Abstract

Cited by 52 (2 self)
 Add to MetaCart
We observe that equivalence is not a robust concept in the presence of numerical information  such as probabilities  in the model. We develop a metric analogue of weak bisimulation in the spirit of our earlier work on metric analogues for strong bisimulation. We give a fixed point characterization of the metric. This makes available coinductive reasoning principles and allows us to prove metric analogues of the usual algebraic laws for process combinators. We also show that quantitative properties of interest are continuous with respect to the metric, which says that if two processes are close in the metric then observable quantitative properties of interest are indeed close. As an important example of this we show that nearby processes have nearby channel capacities  a quantitative measure of their propensity to leak information.
Probabilistic PolynomialTime Equivalence and Security Analysis
 IN PROC. WORLD CONGRESS ON FORMAL METHODS, VOLUME 1708 OF LNCS
, 1999
"... We use properties of observational equivalence for a probabilistic process calculus to prove an authentication property of a cryptographic protocol. The process calculus is a form of calculus, with probabilistic scheduling instead of nondeterminism, over a term language that captures probabili ..."
Abstract

Cited by 52 (12 self)
 Add to MetaCart
We use properties of observational equivalence for a probabilistic process calculus to prove an authentication property of a cryptographic protocol. The process calculus is a form of calculus, with probabilistic scheduling instead of nondeterminism, over a term language that captures probabilistic polynomial time. The operational semantics of this calculus gives priority to communication over private channels, so that the presence of private communication does not affect the observable probability of visible actions. Our definition of observational equivalence involves asymptotic comparison of uniform process families, only requiring equivalence to within vanishing error probabilities. This definition differs from previous notions of probabilistic process equivalence that require equal probabilities for corresponding actions; asymptotics fit our intended application and make equivalence transitive, thereby justifying the use of the term "equivalence." Our security proof uses a series of lemmas about probabilistic observational equivalence that may well prove useful for establishing correctness of other cryptographic protocols.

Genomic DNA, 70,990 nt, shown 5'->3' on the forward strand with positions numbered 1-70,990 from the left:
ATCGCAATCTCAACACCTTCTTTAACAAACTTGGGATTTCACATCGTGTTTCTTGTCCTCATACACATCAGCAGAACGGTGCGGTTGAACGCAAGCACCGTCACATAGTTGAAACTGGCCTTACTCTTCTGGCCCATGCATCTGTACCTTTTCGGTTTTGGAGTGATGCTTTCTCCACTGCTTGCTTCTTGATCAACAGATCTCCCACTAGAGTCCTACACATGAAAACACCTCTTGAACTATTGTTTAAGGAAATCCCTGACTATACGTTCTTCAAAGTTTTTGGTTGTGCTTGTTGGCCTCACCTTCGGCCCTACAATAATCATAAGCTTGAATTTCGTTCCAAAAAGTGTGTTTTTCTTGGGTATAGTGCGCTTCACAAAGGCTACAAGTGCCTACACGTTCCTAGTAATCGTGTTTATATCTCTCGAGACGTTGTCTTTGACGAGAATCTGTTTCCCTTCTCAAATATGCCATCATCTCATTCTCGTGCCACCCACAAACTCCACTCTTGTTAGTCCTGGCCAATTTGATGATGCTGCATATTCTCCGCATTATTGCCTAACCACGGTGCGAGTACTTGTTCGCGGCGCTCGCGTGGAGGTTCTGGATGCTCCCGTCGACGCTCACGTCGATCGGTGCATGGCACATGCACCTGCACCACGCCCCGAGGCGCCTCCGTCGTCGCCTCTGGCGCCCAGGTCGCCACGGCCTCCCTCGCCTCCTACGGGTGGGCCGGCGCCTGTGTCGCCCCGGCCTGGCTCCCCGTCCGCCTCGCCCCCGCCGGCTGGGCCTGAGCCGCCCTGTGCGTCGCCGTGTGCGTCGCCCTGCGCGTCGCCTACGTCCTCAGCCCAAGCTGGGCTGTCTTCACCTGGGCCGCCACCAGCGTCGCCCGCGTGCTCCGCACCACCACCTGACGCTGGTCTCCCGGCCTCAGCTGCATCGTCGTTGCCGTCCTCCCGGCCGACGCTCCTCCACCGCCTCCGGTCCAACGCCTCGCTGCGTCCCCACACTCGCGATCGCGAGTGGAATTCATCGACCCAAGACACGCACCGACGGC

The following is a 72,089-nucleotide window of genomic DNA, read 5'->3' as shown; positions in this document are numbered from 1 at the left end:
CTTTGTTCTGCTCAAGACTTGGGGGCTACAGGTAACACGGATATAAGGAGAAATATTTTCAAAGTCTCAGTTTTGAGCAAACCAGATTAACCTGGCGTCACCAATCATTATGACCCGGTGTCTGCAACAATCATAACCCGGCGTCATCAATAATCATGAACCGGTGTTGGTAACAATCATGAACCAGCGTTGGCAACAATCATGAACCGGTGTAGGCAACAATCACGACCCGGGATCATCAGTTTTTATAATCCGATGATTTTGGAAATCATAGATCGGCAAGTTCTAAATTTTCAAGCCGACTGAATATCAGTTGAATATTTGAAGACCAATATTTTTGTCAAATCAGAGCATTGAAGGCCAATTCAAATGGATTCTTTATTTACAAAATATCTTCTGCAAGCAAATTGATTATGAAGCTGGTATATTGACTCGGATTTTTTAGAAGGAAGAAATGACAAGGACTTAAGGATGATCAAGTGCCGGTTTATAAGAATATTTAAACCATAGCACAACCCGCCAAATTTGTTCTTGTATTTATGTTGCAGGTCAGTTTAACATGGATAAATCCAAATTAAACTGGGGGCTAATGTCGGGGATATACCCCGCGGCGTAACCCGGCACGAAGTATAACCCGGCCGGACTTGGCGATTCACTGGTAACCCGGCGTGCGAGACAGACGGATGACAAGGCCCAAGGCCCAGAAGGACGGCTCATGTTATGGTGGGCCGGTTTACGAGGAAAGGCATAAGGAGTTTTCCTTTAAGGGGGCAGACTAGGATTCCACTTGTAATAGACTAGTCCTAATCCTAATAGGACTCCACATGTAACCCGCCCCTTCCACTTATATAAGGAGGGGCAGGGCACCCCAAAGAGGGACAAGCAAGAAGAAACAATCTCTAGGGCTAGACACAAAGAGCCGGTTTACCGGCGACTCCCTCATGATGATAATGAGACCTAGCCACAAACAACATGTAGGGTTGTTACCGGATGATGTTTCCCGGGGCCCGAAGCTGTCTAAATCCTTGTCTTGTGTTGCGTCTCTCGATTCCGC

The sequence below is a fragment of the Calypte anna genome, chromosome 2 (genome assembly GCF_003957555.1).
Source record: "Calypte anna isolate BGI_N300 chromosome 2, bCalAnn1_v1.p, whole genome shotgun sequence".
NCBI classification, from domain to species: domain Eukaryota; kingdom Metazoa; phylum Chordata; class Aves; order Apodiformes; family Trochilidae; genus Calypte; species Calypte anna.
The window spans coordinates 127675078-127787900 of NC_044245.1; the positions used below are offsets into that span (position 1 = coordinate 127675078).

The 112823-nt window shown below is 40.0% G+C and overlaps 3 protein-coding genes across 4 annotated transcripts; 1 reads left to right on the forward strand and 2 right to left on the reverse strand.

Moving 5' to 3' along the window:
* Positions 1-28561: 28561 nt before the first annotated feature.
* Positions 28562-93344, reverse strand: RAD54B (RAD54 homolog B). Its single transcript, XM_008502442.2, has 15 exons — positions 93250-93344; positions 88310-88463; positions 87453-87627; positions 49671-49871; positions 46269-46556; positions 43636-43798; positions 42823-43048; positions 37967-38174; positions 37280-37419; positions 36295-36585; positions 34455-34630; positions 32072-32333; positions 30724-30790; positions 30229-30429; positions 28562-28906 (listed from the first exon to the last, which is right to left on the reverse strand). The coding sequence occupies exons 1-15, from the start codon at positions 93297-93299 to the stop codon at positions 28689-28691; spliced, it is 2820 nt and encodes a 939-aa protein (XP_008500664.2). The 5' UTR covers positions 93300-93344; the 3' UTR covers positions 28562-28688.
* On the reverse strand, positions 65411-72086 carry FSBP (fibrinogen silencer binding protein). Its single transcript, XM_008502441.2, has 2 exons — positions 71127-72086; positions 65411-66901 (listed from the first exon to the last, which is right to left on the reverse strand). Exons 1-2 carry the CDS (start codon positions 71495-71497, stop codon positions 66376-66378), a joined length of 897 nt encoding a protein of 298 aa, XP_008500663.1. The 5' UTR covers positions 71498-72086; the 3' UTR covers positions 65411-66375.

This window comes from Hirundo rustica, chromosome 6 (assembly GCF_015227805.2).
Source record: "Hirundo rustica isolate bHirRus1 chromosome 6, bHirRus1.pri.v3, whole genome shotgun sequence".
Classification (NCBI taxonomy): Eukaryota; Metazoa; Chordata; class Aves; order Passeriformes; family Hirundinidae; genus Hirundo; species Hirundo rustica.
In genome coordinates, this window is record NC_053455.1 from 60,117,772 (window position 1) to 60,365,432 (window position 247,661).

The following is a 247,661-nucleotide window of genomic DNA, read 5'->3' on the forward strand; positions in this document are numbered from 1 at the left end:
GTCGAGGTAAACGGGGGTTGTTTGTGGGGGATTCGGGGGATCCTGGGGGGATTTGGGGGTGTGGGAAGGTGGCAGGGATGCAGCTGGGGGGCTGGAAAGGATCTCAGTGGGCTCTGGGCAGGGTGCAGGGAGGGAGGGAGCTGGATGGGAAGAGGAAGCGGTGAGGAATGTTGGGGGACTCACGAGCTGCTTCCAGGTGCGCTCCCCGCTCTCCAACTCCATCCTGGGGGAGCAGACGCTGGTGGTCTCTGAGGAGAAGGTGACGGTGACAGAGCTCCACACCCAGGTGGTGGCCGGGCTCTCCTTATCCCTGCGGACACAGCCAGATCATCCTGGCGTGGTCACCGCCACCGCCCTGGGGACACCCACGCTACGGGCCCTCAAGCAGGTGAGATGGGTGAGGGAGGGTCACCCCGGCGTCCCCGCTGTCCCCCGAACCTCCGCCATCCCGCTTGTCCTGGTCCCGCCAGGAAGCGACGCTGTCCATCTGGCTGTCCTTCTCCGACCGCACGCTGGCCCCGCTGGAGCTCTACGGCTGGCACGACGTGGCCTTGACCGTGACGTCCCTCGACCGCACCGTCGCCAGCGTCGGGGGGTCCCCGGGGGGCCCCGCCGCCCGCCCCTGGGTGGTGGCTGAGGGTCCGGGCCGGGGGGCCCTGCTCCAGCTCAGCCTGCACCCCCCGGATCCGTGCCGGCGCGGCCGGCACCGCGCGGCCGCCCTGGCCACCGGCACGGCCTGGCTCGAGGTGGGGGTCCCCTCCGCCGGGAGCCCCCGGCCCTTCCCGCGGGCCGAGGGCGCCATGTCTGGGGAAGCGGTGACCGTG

Proof Rules for Probabilistic Loops
 Proceedings of the BCSFACS 7th Refinement Workshop, Workshops in Computing
, 1996
"... Probabilistic predicate transformers provide a semantics for imperative programs containing both demonic and probabilistic nondeterminism. Like the (standard) predicate transformers popularised by Dijkstra, they model programs as functions from final results to the initial conditions sufficient to a ..."
Abstract

Cited by 38 (19 self)
 Add to MetaCart
Probabilistic predicate transformers provide a semantics for imperative programs containing both demonic and probabilistic nondeterminism. Like the (standard) predicate transformers popularised by Dijkstra, they model programs as functions from final results to the initial conditions sufficient to achieve them. This paper presents practical proof rules, using the probabilistic transformers, for reasoning about iterations when probability is present. They are thoroughly illustrated by example: probabilistic binary chop, faulty factorial, the martingale gambling strategy and Herman's probabilistic selfstabilisation. Just as for traditional programs, weakestprecondition based proof rules for program derivation are an important step on the way to designing more general refinement techniques, or even a refinement calculus, for imperative probabilistic programming. 1 Introduction The standard predicate transformers described by Dijkstra [3] provide a model in which a program is a funct...